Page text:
Skip to main content

To be charged with possession of a firearm by a convicted felon that mean at the time of the arrest?

Louisville, KY |

That the police had found the gun to be in your possession? In this case the victims is saying it was a gun invovled but no gun has ever been found can they still charge the defendant with possession of a firearm by convicted felon?

Attorney Answers 2

Posted

Here is the KY statute. Yes you can be charged with the offense but the government must prove you were in possession of a firearm and that you are a convicted felony. Hire a competent criminal defense attorney in Louisville to represent you ASAP.

§ 527.040. Possession of firearm by convicted felon - Exceptions.
Kentucky Revised Statutes

Title 50. KENTUCKY PENAL CODE

Chapter 527. OFFENSES RELATING TO FIREARMS AND WEAPONS

Current through Chapter 162, with the exception of Chapter 1, of the 2012 Legislative Session


§ 527.040. Possession of firearm by convicted felon - Exceptions

(1) A person is guilty of possession of a firearm by a convicted felon when he possesses, manufactures, or transports a firearm when he has been convicted of a felony, as defined by the laws of the jurisdiction in which he was convicted, in any state or federal court and has not:

(a) Been granted a full pardon by the Governor or by the President of the United States;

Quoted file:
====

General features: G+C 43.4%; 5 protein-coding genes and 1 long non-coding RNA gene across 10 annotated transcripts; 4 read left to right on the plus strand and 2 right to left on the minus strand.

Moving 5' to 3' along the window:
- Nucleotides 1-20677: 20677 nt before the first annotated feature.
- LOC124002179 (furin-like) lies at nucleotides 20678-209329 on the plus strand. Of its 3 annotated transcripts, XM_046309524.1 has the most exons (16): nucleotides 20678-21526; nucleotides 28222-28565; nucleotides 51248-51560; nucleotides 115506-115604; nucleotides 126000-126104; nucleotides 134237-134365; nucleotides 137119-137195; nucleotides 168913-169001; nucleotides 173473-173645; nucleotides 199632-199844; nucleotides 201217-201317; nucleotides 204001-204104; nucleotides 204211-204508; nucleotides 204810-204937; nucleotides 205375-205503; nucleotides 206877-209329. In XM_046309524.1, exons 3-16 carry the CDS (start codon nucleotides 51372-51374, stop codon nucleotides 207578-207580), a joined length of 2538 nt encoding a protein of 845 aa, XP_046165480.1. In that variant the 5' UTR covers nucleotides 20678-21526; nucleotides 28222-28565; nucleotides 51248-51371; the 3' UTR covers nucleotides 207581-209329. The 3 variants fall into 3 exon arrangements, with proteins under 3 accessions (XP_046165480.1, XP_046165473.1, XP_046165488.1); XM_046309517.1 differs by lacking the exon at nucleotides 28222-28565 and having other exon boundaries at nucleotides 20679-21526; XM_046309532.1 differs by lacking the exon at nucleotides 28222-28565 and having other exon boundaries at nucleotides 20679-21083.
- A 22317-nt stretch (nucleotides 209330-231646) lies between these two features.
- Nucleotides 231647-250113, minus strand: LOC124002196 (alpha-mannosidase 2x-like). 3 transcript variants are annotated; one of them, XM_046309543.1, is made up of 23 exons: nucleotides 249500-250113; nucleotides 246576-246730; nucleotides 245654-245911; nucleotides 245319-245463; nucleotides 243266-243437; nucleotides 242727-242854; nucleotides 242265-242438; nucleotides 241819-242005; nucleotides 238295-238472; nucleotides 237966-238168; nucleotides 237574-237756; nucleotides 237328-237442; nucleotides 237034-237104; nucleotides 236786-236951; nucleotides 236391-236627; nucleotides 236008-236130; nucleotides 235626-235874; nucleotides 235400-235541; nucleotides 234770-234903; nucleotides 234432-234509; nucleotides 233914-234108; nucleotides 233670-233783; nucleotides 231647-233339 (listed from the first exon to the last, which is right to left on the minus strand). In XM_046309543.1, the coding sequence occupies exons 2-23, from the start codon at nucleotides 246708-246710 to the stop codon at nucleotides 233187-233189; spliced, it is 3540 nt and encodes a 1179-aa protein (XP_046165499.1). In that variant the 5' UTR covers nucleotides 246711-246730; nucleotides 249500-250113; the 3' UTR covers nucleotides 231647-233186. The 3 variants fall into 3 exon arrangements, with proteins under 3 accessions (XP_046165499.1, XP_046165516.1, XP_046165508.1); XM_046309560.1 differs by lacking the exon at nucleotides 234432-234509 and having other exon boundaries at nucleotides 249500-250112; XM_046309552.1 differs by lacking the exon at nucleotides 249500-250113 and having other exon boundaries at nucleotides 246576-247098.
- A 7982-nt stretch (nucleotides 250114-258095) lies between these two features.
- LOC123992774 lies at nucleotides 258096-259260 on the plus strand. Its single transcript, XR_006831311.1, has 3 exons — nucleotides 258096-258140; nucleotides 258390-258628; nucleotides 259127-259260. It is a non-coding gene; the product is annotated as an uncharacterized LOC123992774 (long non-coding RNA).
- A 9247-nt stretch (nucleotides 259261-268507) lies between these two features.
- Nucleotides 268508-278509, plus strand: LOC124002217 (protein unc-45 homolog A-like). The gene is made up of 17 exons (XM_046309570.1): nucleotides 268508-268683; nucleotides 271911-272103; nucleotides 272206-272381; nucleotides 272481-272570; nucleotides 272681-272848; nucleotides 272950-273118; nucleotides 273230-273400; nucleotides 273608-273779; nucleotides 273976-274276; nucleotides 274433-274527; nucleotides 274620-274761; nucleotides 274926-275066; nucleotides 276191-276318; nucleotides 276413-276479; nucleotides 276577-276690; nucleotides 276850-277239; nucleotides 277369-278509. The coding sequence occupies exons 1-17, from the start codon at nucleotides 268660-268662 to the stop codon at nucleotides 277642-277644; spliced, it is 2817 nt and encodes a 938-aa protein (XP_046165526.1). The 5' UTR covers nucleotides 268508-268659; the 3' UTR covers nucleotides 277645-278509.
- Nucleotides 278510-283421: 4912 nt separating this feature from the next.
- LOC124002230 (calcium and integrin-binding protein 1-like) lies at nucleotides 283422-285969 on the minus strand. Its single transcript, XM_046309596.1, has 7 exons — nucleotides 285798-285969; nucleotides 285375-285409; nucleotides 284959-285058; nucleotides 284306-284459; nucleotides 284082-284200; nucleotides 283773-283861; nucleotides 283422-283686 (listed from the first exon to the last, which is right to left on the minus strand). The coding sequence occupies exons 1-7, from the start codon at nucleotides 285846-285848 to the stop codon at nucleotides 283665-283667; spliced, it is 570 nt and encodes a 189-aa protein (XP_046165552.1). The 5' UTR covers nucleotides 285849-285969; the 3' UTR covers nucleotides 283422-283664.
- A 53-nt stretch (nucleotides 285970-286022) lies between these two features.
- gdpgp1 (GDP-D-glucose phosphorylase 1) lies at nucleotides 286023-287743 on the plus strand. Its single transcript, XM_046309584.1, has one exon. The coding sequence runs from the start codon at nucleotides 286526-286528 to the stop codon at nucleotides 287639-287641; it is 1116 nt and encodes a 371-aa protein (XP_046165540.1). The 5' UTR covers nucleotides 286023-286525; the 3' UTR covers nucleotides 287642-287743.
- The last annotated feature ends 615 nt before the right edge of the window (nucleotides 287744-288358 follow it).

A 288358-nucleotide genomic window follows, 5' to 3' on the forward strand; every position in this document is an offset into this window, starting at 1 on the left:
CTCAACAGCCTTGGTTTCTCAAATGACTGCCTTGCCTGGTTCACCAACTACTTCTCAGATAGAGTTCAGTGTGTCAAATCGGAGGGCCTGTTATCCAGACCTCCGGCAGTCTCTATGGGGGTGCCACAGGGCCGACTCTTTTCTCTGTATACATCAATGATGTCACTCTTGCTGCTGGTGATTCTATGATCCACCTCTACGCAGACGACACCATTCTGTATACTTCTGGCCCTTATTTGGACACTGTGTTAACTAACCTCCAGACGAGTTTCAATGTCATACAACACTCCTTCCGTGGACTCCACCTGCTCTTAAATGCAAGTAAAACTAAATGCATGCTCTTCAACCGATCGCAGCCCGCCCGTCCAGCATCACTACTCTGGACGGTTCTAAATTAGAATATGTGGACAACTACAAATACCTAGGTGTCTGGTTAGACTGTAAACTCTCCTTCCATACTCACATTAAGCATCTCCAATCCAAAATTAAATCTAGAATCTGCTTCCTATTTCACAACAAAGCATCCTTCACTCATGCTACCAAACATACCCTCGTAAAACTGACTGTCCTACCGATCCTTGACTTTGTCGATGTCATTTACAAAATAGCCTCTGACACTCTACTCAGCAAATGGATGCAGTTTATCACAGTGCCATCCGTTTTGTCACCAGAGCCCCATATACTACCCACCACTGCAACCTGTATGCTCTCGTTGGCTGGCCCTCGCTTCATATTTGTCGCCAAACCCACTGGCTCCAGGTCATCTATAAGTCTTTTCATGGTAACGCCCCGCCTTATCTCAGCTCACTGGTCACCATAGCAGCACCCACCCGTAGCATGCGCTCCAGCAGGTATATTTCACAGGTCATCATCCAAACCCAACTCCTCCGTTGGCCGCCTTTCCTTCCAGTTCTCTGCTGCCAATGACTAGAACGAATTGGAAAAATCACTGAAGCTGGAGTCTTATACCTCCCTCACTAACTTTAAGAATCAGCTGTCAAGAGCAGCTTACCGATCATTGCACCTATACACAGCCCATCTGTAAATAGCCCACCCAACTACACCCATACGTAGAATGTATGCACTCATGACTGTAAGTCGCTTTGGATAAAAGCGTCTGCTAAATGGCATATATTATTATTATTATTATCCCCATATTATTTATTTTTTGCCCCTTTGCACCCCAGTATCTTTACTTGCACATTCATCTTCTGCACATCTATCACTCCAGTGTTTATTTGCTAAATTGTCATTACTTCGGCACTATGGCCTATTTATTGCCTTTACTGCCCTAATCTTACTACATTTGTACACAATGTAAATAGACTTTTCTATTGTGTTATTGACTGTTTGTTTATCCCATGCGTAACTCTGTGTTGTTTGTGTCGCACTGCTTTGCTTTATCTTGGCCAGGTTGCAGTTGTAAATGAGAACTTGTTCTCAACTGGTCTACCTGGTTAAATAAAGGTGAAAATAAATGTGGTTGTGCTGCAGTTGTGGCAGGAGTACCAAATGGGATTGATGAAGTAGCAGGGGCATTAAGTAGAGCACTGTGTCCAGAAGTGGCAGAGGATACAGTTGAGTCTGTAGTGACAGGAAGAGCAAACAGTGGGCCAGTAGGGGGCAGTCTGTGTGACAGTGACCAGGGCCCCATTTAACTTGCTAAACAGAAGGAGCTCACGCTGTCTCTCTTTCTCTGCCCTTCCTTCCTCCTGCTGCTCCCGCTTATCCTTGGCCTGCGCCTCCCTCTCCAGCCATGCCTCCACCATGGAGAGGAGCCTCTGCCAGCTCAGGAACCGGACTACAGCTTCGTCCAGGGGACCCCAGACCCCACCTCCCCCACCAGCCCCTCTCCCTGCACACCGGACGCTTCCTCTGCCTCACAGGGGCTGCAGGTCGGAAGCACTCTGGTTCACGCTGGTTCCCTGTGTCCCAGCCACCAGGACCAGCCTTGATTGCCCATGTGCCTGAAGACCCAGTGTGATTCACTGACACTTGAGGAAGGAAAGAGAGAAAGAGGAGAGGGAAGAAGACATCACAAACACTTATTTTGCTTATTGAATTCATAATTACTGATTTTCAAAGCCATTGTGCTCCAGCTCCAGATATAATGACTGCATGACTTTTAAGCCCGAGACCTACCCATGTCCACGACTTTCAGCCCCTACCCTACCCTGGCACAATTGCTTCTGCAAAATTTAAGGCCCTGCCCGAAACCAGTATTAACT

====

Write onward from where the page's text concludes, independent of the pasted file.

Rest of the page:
(b) Been granted relief by the United States Secretary of the Treasury pursuant to the Federal Gun Control Act of 1968, as amended.

(2) Possession of a firearm by a convicted felon is a Class D felony unless the firearm possessed is a handgun in which case it is a Class C felony.

(3) The provisions of this section shall apply to any youthful offender convicted of a felony offense under the laws of this Commonwealth. The exceptions contained in KRS 527.100 prohibiting possession of a handgun by a minor shall not apply to this section.

(4) The provisions of this section with respect to handguns, shall apply only to persons convicted after January 1, 1975, and with respect to other firearms, to persons convicted after July 15, 1994.

Cite as KRS 527.040

History. Effective: July 15, 1994.
Amended 1994 Ky. Acts ch. 30, sec. 3, effective July 15, 1994; and ch. 396, sec. 10, effective July 15, 1994. -- Created 1974 Ky. Acts ch. 406, sec. 237, effective January 1, 1975.

Note:

Legislative Research Commission Note (7/15/94). This section was amended by 1994 Ky. Acts chs. 30 and 396 which do not appear to be in conflict and have been codified together.

I am trying to give you a general answer to your question. We do not have an attorney-client relationship by this response on the avvo website. I have not been retained to represent you. I am licensed to practice law in Kentucky and in federal court in this state and the Southern District of Indiana. You need to seek legal advice from an attorney licensed to practice in your area..

Mark as helpful

1 lawyer agrees

1 comment

Frank Mascagni III

Frank Mascagni III

Posted